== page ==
David Packard, the man who brought computing power to the
masses, made an empire and a fortune selling smart machines. He
built the first one an oscillator with William Hewlett in the
late 1930s, in the garage behind his and Lucile
Packard's rented house in Palo Alto. Thus, Hewlett-Packard was born in 1939. Officially, so was
Silicon Valley. The Packards' garage is listed on the National
Register of Historic Places as the birthplace of the U.S. tech industry. Their foundation also
had humble beginnings.
Starting with $100,000 of the Packards own money in 1964,
the nonprofit was small in scale but radical in mission for the time,
supporting reproductive rights, early childhood education, and
the environment. David Packard died in 1996, and the foundation
inherited roughly $4 billion of HP shares. In 1999 it became a
two-stock portfolio when HP spun off its measurement and
components businesses to form Agilent Technologies.
The dot-com bust proved why its a terrible idea to
have a ten-figure portfolio invested in just two companies.
The philanthropys trustees decided to cash out of HP
and computers, putting their faith in human intellect. In 2007
the David and Lucile Packard Foundation hired its first chief
investment officer, John Moehling, and gave him license to
diversify. Moehling then hired Kimberly Sargent, who earned an MBA
from Stanford Universitys Graduate School of Business
after working for Yale Universitys endowment. Together
they built a nonprofit portfolio that is admired by peers and
reputed to be a strong performer, though Packard, like many
foundations, does not disclose investment returns.
Moehling plans to retire at the end of the year, and Sargent
will succeed him as CIO.
She belongs to a cadre some jokingly call it a mafia
of young leaders at elite U.S. nonprofits who learned
from the godfather of endowment investing, David Swensen, the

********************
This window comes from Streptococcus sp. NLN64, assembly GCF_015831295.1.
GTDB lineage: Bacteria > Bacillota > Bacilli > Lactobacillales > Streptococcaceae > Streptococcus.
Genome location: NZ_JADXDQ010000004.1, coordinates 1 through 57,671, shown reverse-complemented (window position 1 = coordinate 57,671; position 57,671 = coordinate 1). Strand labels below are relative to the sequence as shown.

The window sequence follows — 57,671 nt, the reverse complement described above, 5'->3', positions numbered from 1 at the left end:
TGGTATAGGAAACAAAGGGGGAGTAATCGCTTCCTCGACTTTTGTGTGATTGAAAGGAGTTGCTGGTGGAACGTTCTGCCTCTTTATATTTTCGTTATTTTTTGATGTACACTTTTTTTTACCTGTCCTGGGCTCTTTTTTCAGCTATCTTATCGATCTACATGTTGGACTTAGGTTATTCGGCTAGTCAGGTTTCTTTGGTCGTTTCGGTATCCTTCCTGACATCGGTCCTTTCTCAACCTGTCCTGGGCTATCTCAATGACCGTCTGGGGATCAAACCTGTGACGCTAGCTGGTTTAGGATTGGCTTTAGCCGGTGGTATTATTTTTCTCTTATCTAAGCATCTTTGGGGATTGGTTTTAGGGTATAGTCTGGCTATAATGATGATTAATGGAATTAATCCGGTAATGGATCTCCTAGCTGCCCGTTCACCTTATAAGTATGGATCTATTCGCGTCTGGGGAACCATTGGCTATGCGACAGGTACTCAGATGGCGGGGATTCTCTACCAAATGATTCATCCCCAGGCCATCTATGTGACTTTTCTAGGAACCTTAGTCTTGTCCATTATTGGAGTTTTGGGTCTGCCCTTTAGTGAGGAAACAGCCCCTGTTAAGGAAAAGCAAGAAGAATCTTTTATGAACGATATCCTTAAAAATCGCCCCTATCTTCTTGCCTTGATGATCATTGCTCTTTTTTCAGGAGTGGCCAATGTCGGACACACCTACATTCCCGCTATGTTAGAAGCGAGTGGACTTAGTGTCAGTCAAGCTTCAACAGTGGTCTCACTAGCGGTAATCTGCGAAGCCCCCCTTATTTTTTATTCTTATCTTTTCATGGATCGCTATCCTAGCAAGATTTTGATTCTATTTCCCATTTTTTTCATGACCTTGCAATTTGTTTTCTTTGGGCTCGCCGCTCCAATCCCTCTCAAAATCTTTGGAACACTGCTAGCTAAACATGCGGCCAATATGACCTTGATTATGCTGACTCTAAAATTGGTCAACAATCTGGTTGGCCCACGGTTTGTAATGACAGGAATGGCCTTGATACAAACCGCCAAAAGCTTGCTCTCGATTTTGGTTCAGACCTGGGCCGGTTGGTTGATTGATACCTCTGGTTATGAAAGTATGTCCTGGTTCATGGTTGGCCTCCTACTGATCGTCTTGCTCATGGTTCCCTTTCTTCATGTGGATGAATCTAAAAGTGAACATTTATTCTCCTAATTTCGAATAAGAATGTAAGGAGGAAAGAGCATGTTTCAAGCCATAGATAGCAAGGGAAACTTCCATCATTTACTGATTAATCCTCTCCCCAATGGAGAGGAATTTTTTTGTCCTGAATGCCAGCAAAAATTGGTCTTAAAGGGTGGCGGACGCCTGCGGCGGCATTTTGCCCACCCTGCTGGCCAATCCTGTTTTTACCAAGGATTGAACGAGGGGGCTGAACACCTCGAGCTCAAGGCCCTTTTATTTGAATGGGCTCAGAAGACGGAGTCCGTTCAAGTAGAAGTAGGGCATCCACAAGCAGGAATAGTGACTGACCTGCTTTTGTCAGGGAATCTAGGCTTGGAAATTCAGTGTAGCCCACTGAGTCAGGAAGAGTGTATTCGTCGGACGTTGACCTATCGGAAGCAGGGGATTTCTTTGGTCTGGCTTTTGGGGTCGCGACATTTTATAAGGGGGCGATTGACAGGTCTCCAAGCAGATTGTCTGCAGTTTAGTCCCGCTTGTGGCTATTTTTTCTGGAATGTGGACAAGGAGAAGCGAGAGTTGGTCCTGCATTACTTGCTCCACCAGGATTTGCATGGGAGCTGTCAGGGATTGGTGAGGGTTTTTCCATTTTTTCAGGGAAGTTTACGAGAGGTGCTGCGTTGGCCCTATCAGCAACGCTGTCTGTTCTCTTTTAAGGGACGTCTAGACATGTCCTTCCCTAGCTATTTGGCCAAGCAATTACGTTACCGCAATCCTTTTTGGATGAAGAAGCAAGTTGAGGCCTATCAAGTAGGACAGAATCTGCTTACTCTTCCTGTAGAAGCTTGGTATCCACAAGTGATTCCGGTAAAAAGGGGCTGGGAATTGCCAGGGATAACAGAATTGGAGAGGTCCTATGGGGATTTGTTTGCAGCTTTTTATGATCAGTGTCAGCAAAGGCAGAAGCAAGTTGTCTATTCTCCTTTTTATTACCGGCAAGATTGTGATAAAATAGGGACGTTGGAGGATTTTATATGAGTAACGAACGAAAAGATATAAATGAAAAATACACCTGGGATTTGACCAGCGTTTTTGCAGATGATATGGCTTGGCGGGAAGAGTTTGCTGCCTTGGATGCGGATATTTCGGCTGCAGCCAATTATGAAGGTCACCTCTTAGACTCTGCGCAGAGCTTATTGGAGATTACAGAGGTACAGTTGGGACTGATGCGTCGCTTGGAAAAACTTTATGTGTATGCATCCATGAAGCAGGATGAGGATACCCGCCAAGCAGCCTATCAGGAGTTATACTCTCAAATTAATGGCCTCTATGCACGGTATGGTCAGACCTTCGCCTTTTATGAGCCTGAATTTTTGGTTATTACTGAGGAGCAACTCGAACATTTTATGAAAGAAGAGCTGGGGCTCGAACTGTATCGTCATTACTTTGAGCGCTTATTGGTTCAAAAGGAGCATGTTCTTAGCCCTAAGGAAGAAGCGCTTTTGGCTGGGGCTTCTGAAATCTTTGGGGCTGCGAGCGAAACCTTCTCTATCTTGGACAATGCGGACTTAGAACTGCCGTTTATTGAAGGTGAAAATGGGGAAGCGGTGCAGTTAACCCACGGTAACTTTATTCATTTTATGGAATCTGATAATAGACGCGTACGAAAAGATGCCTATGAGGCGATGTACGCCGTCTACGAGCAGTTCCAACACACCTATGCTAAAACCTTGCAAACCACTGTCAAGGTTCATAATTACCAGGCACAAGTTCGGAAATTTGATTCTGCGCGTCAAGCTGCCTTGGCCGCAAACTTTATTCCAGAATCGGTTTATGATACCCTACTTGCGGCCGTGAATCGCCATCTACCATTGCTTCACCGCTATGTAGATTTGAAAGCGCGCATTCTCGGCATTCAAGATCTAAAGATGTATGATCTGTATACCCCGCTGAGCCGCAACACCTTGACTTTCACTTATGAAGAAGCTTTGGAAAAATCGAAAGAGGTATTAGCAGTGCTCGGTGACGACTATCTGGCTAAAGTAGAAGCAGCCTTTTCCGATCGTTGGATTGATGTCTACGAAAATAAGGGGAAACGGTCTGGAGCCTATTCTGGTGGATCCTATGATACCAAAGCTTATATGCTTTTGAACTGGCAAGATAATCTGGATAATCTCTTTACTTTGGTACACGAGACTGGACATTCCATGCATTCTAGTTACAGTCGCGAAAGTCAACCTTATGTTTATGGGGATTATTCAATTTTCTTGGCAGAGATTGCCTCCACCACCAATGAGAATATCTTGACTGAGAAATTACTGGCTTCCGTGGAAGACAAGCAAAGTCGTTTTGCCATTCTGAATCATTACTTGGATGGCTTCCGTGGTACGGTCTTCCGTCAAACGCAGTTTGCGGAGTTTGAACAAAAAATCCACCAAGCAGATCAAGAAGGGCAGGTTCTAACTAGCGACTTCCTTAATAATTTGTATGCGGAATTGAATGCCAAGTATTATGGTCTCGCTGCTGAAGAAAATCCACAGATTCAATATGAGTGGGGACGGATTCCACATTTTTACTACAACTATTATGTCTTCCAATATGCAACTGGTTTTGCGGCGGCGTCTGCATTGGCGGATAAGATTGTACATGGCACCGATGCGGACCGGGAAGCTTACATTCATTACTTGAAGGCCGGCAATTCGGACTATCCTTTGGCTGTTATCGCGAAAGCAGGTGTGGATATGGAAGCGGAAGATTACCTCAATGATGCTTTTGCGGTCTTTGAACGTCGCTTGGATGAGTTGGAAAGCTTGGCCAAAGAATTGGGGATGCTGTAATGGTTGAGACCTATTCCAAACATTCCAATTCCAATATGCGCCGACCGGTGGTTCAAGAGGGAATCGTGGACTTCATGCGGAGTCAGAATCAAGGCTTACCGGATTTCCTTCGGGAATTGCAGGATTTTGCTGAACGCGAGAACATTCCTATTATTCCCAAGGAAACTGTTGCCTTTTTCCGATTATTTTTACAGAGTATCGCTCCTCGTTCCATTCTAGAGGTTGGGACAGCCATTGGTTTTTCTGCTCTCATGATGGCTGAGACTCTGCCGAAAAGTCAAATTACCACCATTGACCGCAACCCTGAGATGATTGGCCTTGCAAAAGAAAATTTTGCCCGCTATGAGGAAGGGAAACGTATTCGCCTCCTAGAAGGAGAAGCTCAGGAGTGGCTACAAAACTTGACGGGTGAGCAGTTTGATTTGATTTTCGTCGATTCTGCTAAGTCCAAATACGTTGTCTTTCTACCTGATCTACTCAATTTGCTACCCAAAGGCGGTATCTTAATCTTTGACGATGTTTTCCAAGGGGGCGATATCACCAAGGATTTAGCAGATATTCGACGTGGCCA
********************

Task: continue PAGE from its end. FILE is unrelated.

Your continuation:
CIO at Yale Universitys endowment. In addition to
professional roots in New Haven, Connecticut, these
second-generation Swensenites have largely rejected the biggest
institutional trend since the Yale model popularized private
assets: quantitative investing.
Everyone hates black-box quant, remarks one
investor. But a lot of people have quasi-black-box quant
in their portfolios. I think they are being intellectually
dishonest and performance chasers.
Sargent is not one of those investors. It may be that the
only black boxes contributing to Packards portfolio came
filled with office supplies and stamped with the initials HP.
Sargent spoke to Institutional Investors
Alphas Leanna Orr about man versus machine in
financial markets, and why shes betting $7.2 billion on
Alpha: What does the term quant
investing mean to you?
Kimberly Sargent: Youd probably get different answers
from different folks, but Id say it is any strategy that
attempts to take real-time human judgment out of the investment
process, replacing it with a model that makes decisions based
on preordained rules.
Theres a reason this whole issue of the
magazine is about quant investing: Its the hot topic du
jour. Some see it as a trend, 2017s portable alpha.
Others argue that what constitutes investment skill has forever
changed: Building a great portfolio will mean building a great
algorithm to do it for you. Where do you fall in this debate?
Are we in the midst of a fad, a revolution, or
Theres no doubt that quantitative strategies are on
the rise and having an increasing influence on market behavior
and asset prices. A recent study I saw showed that fully 60
percent of the U.S. market is now held by quant strategies
(including passive funds, which are arguably one type of quant
investing). And given the growing role machines are playing in
all aspects of our lives, I have a hard time believing quant
investing is just a passing fad. However, I dont think it
means there is no place for human judgment in investing. On the
contrary, it may be that the more machines are dominating
short-term price movements, the more valuable and influential
human judgment can be over a long-term horizon; especially if
quant strategies end up generating new kinds of inefficiencies
in the market. Im actually optimistic about what the rise
of quant investing might mean for patient, long-term investors
who can stomach some interim volatility.
What portion of Packards portfolio would fall
under your definition of quant investing?
None of our portfolio is invested in active pure quant
strategies, though many of our partners make use of data and
quantitative tools in their processes. Passive strategies are
about 4 percent of our portfolio, if you count those as
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